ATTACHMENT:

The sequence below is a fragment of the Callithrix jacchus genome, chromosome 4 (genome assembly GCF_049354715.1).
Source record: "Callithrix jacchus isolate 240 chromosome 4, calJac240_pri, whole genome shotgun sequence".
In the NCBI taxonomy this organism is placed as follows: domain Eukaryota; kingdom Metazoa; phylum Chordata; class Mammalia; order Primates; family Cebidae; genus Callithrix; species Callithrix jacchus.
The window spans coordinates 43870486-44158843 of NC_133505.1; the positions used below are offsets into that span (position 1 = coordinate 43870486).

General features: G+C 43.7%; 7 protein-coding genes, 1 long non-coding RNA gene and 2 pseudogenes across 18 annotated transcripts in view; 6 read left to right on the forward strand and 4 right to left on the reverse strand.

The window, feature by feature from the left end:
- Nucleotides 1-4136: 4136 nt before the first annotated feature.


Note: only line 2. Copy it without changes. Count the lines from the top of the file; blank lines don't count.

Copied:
Source record: "Callithrix jacchus isolate 240 chromosome 4, calJac240_pri, whole genome shotgun sequence".